In 2003, Senate Bill 420 established the state's Medical Marijuana Program and set guidelines for how much qualified patients could grow and possess without being subject to arrest, while establishing a voluntary patient identification card system.
In 2008, Brown issued a series of guidelines to help medical marijuana users and collectives stay within the law, while preventing the diversion of marijuana intended for qualified patients to illicit markets.
Each of the moves gave guidelines and recommendations to local jurisdictions about how to move forward, but few guarantees, especially given the federal governments ongoing prohibition on marijuana.
And after 13 years, the issue has landed in the lap of South Lake Tahoe officials.
Last week, after hours of previous discussions, the council voted to delay approval of any marijuana regulation until after Nov. 2, when three new city council candidates will be on board and Proposition 19 will be decided.
The proposition would leave it up to local lawmakers to determine whether they would allow sales or license premises to permit on-premises consumption.
Legal gray area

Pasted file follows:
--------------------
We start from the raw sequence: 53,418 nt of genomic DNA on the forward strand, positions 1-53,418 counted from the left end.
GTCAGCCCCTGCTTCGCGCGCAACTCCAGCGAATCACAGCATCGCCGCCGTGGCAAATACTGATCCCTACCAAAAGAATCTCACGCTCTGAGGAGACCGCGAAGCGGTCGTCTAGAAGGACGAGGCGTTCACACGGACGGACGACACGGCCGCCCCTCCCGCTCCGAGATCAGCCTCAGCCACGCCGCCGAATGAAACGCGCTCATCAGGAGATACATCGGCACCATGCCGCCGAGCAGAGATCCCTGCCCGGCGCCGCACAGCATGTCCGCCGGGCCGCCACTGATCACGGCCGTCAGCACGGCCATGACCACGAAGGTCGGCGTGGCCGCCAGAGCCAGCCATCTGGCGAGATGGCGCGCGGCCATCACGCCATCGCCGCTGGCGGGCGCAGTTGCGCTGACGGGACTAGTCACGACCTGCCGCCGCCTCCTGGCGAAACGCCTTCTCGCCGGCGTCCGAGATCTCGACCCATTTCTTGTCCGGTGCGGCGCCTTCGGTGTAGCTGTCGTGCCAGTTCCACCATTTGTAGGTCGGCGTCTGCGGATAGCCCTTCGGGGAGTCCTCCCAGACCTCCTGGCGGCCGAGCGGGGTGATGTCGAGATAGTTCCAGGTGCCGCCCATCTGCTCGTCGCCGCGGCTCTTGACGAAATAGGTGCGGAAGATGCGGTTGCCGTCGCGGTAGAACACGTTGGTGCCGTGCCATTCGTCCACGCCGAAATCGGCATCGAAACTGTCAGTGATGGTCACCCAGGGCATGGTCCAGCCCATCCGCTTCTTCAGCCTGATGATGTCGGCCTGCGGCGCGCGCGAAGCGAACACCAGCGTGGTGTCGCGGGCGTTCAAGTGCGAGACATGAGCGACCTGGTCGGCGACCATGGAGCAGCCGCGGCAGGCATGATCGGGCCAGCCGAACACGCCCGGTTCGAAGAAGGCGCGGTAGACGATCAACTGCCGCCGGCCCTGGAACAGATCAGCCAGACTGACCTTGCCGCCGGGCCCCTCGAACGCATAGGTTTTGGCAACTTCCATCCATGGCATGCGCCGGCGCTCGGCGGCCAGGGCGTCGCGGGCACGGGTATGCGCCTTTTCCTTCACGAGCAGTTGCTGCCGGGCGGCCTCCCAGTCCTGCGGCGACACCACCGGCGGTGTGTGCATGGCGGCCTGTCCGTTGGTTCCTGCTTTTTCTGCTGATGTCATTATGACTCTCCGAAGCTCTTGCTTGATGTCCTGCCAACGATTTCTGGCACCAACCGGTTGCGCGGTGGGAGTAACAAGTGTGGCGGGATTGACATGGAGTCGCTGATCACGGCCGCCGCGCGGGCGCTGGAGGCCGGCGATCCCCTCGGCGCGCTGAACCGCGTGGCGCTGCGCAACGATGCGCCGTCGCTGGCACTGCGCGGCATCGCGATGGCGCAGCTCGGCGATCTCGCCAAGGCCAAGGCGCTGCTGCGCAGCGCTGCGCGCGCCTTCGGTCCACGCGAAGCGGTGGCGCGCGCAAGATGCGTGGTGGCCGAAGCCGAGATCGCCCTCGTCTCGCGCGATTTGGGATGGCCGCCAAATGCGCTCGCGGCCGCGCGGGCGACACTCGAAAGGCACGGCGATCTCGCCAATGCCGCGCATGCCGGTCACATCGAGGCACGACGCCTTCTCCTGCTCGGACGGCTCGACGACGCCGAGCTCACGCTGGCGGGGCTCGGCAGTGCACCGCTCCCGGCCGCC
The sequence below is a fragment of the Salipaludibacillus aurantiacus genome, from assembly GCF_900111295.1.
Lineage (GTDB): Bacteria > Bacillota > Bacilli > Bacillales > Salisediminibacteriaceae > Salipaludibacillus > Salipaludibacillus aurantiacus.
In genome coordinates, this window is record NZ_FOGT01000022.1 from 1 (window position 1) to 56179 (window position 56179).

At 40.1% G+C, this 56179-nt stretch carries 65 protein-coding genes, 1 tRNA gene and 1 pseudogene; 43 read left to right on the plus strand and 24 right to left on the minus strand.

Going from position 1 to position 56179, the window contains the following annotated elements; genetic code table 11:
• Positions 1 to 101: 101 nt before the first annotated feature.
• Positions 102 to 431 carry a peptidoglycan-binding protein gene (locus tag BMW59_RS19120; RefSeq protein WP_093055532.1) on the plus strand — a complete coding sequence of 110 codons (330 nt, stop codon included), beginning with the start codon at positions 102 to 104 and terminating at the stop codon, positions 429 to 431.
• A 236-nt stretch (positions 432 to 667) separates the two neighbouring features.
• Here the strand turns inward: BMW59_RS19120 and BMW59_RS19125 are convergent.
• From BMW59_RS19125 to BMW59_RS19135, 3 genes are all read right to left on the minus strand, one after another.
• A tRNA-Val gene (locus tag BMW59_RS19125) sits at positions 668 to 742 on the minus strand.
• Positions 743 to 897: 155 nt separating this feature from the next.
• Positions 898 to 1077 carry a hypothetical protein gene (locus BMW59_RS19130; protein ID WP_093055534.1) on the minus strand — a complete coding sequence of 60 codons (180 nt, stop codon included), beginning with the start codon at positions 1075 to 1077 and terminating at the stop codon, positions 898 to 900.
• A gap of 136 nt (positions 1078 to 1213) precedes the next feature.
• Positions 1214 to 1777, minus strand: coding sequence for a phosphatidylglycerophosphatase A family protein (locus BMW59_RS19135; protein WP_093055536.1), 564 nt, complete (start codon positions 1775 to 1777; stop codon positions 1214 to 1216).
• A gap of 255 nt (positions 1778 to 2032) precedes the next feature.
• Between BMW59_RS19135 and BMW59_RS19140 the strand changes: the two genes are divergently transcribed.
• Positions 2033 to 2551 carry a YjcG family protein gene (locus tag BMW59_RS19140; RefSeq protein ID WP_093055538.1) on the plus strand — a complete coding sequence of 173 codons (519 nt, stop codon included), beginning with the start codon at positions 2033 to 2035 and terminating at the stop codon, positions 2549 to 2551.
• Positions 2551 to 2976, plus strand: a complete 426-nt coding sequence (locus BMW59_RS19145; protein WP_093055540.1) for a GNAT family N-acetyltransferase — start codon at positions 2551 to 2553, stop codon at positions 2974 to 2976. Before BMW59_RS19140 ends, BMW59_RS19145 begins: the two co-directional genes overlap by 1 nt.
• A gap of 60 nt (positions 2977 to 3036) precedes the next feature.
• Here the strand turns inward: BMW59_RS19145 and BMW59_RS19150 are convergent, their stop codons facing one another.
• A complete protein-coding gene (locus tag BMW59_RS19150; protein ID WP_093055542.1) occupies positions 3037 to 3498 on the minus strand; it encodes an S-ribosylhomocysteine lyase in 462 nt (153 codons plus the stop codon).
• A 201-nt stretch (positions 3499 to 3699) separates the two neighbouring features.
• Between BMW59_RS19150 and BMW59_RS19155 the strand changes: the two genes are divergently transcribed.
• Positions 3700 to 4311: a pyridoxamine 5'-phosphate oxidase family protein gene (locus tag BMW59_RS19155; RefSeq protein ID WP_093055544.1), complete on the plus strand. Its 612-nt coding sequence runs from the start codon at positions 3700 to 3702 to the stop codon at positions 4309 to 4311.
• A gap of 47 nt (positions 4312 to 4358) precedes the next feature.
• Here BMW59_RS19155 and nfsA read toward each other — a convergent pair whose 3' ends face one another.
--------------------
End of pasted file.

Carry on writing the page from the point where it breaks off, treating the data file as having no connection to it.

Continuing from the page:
Potential shifts in marijuana policy have placed narcotics enforcement into a holding pattern, said Jeff Catchings, the South Lake El Dorado Narcotics Enforcement Team Task Force Commander.
Federal officials have said they will become more active in enforcing the Controlled Substances Act if Proposition 19 passes, while Los Angeles County District Attorney and California Attorney General candidate Steve Cooley has indicated his stance on medical marijuana dispensaries will be stricter than Brown's.
Prosecuting violations of California's medical marijuana laws has proven difficult, even though the break between illegal marijuana and medical marijuana has not been a clean one, Catchings said.
Catchings estimated 95 percent of marijuana grown at the South Shore is grown for profit, putting it at odds with state law.
“You still have criminal ties to this,” Catchings said. “There's always going to be criminal ties to this.”
The narcotics task force commander said the biggest problem has been shipping to states without medical marijuana allowances. If California steps further from federal laws, traffickers will be emboldened and trafficking to other states will continue to be a problem, Catchings said.
Tahoe Wellness Collective owner Cody Bass agreed that marijuana trafficking has long been an aspect of life at the South Shore, and said it will continue to be one, but said the collectives are not responsible.
Representatives from each of the collectives have said they are within the bounds of California's medical marijuana laws.
Gino DiMatteo, the owner of City of Angels 2 Collective has said several times that the real problems with marijuana exist outside the collectives, with underground growers.
Because the collectives are under such a spotlight, they are more likely to maintain compliance with California law than illicit growers, DiMatteo said.
“We are not criminals,” Bass said. “We are legitimate not-for-profit organizations benefiting the community.”